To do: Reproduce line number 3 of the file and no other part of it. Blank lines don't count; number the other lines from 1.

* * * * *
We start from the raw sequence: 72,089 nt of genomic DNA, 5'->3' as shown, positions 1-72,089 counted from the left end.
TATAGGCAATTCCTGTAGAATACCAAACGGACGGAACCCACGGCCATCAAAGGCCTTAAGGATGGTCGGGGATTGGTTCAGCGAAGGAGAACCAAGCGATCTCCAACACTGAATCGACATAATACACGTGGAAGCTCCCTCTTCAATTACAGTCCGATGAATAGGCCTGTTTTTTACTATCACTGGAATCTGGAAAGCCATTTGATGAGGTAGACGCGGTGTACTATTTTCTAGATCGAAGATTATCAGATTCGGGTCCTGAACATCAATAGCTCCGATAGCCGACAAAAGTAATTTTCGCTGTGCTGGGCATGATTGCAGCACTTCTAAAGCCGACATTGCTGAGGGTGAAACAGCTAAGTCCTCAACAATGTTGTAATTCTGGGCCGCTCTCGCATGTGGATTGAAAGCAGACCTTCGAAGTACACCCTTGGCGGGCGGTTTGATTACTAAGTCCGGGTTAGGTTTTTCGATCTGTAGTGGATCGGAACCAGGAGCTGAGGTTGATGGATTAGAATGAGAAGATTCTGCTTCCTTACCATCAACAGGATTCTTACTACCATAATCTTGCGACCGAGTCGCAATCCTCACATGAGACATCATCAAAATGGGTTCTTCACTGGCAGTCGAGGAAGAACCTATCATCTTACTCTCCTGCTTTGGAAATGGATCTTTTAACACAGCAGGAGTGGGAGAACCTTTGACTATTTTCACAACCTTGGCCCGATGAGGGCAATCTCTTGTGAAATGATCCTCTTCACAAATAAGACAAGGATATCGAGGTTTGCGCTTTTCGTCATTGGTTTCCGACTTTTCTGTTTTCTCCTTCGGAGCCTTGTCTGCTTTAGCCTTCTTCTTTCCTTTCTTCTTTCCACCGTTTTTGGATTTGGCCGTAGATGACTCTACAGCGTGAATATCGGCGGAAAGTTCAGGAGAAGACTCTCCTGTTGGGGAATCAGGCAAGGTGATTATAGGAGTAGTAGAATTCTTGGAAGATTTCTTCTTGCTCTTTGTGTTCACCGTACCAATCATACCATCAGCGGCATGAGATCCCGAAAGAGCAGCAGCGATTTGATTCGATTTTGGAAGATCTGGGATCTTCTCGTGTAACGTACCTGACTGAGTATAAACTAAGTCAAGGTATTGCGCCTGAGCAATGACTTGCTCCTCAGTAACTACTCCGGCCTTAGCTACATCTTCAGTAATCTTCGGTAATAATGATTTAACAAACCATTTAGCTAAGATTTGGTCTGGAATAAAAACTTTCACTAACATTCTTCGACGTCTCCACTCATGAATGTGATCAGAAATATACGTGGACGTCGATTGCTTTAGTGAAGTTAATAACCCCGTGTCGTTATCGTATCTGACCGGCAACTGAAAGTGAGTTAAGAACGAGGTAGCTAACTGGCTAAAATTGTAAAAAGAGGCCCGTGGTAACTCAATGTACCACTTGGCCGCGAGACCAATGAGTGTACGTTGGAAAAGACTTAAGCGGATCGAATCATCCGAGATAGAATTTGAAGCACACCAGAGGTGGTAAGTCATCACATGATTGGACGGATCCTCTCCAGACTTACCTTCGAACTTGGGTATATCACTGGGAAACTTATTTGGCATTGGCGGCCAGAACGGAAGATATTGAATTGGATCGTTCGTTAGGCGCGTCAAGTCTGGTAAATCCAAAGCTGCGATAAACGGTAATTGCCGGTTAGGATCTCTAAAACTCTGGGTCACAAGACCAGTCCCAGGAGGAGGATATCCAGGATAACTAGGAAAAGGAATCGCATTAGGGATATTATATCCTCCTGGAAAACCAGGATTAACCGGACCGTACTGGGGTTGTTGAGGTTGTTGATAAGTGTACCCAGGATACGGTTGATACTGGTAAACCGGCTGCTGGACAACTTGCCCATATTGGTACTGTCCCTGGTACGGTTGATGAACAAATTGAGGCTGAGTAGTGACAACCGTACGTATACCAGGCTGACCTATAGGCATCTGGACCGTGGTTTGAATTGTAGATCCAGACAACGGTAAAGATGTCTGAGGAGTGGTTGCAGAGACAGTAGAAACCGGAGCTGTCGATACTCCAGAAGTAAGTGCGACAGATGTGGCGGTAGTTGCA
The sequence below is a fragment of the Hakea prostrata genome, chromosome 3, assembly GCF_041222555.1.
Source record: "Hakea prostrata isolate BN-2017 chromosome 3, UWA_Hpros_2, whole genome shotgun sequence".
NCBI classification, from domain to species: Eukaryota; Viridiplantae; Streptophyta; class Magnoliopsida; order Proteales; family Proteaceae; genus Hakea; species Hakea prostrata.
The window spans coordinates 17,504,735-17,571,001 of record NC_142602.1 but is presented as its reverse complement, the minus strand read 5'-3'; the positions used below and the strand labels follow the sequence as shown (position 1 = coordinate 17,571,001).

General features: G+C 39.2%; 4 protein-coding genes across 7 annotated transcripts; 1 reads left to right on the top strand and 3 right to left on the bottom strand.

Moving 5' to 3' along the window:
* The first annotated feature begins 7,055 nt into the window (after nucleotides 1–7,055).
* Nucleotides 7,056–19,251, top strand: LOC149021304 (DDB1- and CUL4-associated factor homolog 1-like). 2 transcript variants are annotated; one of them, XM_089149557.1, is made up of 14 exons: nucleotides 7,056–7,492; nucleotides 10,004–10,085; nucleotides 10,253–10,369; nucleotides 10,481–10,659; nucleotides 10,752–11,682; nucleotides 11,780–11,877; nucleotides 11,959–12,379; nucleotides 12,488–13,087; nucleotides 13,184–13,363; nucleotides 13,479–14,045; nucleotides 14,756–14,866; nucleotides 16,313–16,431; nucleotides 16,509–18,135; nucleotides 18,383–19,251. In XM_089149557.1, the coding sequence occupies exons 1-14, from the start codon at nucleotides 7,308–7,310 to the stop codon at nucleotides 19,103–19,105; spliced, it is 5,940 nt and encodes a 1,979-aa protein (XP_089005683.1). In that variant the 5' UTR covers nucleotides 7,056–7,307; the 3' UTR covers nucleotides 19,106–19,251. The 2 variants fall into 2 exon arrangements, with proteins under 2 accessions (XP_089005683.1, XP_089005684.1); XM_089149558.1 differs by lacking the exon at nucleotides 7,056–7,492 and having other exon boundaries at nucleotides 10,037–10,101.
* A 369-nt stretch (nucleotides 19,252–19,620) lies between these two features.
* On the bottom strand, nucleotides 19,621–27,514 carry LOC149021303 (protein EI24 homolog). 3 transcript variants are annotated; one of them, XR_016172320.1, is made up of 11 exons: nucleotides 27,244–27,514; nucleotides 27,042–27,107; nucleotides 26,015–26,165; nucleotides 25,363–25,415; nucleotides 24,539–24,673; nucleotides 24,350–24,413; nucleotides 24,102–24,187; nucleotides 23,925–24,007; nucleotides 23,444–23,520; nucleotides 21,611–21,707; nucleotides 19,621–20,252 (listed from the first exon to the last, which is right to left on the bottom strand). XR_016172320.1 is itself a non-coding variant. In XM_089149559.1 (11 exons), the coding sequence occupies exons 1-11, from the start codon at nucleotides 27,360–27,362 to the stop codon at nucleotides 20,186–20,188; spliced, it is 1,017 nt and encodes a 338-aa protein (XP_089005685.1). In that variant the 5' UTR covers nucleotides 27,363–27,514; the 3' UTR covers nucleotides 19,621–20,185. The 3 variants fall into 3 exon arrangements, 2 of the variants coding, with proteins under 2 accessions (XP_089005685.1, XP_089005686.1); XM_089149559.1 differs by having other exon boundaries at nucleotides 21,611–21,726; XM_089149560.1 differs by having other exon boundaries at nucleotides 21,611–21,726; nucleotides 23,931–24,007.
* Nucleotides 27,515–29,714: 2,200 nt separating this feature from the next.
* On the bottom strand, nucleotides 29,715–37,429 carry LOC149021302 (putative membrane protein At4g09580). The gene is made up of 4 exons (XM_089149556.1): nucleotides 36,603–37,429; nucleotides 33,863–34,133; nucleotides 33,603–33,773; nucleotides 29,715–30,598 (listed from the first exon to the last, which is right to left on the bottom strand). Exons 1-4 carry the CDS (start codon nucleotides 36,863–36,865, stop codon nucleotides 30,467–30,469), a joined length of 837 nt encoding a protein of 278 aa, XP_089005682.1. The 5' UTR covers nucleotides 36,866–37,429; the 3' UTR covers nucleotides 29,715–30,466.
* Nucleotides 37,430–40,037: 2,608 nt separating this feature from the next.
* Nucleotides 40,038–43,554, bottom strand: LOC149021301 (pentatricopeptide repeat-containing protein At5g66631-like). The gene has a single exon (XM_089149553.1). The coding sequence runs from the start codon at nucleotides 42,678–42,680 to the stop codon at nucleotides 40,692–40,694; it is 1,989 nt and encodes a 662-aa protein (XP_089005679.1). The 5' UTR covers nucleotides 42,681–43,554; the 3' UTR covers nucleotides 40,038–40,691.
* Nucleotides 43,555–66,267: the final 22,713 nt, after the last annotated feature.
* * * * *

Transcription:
The sequence below is a fragment of the Hakea prostrata genome, chromosome 3, assembly GCF_041222555.1.